The highlight of our work in the pension area has been the public launch of our Retirement for the AGES initiative. At our launch event here in Washington in April, we brought together various retirement thought leaders to discuss a new principle-based framework for evaluating the effectiveness of retirement security systems.

Those of you who attended the pension breakout session this morning heard more about that initiative.
Property and Casualty
The Terrorism Risk Insurance Act is set to expire at the end of this year, and our Casualty Practice Council provided expert analysis to both houses of Congress as legislators consider the implications. Our reports provided objective analysis of the key provisions of the bills in both the House and Senate, while urging reauthorization of TRIA.  
Among other things, we believed it was important to share the actuarial perspective on the differences between the inherent unpredictability of catastrophic terrorism risks versus the more “standard” catastrophic risks associated with natural events.

Our Life Practice Council has been instrumental in leading the charge toward principle-based reserving. PBR represents a sweeping initiative to modernize the way insurers determine their statutory reserve requirements. Our PBR Strategy Subgroup has been closely following the progress being made by the NAIC’s Life Actuarial Task Force. We want to ensure that the Academy’s values of objectivity and effectiveness are at top of mind as this process unfolds.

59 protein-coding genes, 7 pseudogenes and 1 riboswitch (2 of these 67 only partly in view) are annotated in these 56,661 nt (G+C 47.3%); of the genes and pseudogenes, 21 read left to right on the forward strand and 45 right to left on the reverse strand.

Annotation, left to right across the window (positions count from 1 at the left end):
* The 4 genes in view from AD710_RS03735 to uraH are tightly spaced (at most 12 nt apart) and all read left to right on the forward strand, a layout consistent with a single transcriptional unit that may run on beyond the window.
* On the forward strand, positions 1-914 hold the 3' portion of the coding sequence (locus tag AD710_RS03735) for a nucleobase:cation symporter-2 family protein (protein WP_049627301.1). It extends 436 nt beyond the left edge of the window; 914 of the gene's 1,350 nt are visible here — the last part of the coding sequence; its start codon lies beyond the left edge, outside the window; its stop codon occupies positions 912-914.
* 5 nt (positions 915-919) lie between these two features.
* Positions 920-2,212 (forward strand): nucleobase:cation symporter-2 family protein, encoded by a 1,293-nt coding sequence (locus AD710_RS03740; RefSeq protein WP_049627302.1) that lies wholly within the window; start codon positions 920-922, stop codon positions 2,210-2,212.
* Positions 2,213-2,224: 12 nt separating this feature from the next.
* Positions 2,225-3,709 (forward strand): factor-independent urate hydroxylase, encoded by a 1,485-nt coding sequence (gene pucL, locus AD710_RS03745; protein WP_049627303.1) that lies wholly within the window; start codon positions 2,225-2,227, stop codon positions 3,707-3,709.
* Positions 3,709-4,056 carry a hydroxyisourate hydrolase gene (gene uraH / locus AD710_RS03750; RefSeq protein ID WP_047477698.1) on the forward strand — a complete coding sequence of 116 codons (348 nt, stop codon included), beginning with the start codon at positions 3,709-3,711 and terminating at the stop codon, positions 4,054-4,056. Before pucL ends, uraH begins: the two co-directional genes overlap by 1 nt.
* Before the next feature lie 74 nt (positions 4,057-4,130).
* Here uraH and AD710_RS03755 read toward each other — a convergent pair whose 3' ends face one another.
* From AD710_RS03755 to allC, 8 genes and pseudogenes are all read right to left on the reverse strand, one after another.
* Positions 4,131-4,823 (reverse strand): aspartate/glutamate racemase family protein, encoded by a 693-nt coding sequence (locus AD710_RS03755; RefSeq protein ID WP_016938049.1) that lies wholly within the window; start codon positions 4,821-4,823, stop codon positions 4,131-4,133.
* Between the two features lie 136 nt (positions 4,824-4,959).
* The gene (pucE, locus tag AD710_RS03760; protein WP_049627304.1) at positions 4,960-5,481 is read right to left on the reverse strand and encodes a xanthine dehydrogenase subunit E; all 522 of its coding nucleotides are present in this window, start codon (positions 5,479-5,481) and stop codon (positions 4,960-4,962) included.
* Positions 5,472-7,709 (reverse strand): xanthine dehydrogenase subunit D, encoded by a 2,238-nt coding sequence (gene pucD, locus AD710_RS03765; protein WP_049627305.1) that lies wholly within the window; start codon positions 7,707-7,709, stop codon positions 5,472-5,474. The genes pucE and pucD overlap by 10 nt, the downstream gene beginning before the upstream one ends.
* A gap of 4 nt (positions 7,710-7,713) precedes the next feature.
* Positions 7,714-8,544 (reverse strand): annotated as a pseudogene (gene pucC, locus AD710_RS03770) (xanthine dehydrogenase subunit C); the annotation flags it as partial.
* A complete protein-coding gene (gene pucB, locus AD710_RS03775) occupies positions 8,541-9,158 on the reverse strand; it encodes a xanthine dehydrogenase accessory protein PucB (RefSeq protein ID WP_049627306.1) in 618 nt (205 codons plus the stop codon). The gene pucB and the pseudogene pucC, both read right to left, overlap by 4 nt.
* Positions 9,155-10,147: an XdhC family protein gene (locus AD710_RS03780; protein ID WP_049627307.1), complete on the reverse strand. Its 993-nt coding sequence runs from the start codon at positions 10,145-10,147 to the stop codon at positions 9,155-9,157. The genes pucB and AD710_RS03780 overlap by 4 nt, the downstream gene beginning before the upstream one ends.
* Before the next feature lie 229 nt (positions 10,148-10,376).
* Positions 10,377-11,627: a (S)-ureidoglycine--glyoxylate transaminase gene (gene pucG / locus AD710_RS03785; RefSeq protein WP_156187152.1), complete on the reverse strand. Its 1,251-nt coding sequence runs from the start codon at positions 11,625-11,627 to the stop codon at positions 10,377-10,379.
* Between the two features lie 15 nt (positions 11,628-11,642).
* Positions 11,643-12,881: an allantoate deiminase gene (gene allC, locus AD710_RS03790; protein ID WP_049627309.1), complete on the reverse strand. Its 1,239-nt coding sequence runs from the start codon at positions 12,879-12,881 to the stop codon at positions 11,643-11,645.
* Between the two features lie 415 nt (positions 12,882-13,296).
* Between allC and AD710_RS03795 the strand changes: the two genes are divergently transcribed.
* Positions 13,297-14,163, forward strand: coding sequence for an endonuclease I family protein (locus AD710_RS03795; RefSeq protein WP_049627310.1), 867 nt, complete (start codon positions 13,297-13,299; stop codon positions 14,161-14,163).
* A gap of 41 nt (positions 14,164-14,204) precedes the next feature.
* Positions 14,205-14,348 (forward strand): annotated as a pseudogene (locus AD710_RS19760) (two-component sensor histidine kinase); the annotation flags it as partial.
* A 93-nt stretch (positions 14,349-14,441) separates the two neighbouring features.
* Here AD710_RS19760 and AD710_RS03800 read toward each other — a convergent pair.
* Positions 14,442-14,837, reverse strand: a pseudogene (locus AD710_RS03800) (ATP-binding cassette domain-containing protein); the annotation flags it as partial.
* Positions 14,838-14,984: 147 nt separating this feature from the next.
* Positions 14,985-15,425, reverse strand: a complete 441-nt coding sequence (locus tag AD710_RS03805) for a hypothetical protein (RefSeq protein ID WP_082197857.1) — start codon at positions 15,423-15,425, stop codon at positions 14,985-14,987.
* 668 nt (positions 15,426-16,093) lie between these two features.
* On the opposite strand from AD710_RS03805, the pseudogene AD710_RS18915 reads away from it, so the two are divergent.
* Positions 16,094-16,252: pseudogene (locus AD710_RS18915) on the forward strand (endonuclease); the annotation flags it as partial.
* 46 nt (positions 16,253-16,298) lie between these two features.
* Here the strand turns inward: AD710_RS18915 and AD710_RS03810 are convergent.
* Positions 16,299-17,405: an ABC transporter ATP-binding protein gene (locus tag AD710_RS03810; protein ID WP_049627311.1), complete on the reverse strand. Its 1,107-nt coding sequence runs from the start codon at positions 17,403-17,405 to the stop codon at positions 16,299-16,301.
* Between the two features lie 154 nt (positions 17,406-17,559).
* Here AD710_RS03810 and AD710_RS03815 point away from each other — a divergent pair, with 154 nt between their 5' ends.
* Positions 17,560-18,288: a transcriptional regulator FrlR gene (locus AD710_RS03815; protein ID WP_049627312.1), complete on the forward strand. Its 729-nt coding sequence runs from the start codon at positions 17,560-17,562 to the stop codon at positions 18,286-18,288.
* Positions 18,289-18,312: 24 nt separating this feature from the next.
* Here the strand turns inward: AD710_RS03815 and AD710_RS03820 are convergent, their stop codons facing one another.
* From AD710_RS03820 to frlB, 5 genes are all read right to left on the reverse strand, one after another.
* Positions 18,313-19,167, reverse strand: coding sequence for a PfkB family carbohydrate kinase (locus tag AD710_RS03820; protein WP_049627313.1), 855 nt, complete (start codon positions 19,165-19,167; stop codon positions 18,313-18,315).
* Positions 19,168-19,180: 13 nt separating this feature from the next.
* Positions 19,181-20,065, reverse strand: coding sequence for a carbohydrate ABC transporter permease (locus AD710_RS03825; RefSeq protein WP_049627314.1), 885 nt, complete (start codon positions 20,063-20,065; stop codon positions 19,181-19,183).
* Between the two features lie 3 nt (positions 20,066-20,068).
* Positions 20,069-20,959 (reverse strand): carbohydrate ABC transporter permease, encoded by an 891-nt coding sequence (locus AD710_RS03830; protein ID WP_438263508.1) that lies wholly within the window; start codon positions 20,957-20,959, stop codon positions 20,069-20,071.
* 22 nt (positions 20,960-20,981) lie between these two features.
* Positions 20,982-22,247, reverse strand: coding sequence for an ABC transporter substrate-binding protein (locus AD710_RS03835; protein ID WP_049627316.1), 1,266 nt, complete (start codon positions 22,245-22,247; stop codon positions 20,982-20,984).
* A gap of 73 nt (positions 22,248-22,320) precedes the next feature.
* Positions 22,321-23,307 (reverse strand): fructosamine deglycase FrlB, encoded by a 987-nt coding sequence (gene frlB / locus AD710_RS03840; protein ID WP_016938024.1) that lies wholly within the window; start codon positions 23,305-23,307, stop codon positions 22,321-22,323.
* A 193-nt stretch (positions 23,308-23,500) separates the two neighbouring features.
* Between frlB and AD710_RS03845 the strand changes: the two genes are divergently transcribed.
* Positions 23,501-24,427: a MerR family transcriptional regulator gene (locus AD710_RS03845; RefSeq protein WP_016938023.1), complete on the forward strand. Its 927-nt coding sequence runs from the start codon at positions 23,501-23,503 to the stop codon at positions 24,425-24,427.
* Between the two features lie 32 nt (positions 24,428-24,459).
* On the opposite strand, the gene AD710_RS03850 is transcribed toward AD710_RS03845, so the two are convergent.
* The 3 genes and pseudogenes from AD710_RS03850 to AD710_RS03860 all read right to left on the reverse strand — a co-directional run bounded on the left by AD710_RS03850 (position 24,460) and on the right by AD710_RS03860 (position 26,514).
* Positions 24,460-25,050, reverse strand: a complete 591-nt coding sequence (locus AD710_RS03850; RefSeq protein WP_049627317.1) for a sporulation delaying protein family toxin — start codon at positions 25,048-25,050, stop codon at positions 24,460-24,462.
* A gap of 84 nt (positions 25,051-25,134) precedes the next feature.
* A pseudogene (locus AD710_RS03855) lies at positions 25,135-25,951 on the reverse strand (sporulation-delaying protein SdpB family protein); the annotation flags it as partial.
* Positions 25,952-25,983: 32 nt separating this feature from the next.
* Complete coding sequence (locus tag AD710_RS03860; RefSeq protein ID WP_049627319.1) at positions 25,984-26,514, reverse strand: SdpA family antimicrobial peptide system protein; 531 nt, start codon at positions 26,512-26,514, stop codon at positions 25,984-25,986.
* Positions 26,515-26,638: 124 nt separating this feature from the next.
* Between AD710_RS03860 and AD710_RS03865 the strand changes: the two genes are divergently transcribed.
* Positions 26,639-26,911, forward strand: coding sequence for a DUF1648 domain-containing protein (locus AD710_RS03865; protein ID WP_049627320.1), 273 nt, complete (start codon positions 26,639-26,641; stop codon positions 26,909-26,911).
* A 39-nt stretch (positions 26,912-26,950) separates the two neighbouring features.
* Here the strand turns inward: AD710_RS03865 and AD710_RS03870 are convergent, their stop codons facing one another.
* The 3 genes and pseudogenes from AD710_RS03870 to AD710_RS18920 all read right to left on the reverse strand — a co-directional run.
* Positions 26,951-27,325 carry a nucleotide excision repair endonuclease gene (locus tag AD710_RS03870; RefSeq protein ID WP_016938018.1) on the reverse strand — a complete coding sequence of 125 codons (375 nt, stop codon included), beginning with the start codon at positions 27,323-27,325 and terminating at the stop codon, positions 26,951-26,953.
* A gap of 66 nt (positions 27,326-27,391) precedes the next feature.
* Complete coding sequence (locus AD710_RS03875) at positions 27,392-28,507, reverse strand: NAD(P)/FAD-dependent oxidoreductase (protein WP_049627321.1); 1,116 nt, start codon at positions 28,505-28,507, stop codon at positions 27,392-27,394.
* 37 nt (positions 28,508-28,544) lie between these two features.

We’ve launched a new publication this year, the Academy’s PBA Perspectives, to keep our members up to date on important developments and related Academy activities.
Insurance Modernization and Systemic Risk
Shifting gears again, in December, the Federal Insurance Office published its report on modernizing insurance regulation in the United States. Our Financial Regulatory Reform Task Force provided written testimony on what we believe to be effective modernization. We appreciated this opportunity as part of the Academy’s ongoing work to develop basic concepts for good systemic risk regulation.
Now I’ll turn to the professionalism front.